EU suffers fresh vaccine turmoil as French producer snubs VDL – jabs to be made in UK

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Valneva, which has a deal with Britain to make its shot in Scotland, slammed needless EU bureaucracy before breaking off negotiations. The firm’s announcement is a significant setback for the European Commission’s joint jabs buy-up. Top eurocrat Ursula von der Leyen has come under fire for her shambolic handling of the scheme that has led to a shortage of supplies across the bloc.

Valneva said it will “depriortise” talks with the Commission but wants to work with individual EU capitals on a “country by country basis”.

Its chief executive Thomas Lingelbach said: “We’ve committed significant time and effort to try to meet the needs of the central procurement process.

“Despite our recent clinical data, we have not made meaningful progress.

“We are now concentrating our efforts on EU member states and interested parties outside the EU.”

Boris Johnson pipped the vaccines start-up from under the nose of Emmanuel Macron after France refused to fork out for research into its jab.

Valneva’s shot is unlike any other vaccine on the market and is based on an “inactivated” version of the coronavirus disease.

It has a contract with the UK to supply up 190 million doses of its jab, which will be manufactured in Livingstone, West Lothian.

Brussels held “exploratory talks” over an order of 60 million Valneva vaccines, but that will now go no further.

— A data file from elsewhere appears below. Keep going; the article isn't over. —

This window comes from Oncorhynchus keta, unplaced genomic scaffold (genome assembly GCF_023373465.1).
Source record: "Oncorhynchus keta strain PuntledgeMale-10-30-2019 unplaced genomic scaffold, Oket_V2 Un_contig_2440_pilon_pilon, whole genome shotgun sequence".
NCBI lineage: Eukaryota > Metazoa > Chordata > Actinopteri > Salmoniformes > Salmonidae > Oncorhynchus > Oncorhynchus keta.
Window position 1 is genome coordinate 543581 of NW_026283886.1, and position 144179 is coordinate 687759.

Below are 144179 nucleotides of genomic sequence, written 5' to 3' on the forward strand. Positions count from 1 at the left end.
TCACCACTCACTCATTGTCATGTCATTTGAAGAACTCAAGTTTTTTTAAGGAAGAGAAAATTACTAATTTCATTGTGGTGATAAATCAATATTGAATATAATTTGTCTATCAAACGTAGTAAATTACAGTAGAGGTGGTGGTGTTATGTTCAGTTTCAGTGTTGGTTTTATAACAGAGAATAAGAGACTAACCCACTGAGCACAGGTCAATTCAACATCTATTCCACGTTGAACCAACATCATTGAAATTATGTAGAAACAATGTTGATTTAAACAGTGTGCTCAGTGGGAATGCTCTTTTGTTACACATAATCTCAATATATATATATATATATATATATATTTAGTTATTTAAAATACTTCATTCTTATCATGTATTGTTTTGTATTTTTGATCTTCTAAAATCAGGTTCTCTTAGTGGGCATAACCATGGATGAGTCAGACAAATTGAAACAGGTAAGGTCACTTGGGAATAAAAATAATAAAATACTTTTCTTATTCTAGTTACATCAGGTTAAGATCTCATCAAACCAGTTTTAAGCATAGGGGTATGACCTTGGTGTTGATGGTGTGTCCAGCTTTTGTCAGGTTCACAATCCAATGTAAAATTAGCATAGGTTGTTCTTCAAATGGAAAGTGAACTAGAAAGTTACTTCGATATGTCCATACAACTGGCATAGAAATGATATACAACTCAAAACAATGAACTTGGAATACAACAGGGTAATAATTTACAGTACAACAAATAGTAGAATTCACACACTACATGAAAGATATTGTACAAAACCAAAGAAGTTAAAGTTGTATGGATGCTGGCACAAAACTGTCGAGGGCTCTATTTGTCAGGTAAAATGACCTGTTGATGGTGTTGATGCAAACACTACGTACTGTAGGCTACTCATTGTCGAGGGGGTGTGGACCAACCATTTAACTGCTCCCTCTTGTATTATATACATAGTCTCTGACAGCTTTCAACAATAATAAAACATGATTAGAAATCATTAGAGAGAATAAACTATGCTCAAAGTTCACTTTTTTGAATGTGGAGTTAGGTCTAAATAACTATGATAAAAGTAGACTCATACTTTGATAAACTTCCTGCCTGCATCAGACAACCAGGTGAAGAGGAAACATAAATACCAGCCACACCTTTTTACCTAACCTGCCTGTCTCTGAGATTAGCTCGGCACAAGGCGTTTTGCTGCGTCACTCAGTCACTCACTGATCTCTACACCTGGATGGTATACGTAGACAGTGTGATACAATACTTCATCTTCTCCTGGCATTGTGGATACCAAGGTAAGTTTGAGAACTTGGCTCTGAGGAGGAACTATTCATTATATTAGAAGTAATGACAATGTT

Early trials into the jab’s efficacy show it provides strong immunity, with more than 90 percent of people receiving it developing significant antibodies.

The firm is hoping to secure regulatory approval in the UK this autumn.

Valneva’s EU snub comes as the bloc’s vaccine rollout improves but continues to lag behind Britain’s scheme.

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So far, just 18.5 percent of people across the Continent have received their first dose of a coronavirus jab.

In contrast, Britain has rolled out more than 43 million vaccines, with over half of all adults now having received at least one shot.

Romanian MEP Christian Terhes said Valneva’s decision was scrap talks with the EU was a withering indictment of the “wall of red tape and out of touch bureaucracy in Brussels”.

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He added: “Self-determining, fast and nimble national governments win the race every time, as the UK proved with its the vaccine rollout.

“This proves we don’t need a Bigger Europe but a Better Europe, which is done not through endless bureaucracy but national governments that are closer to their people.”

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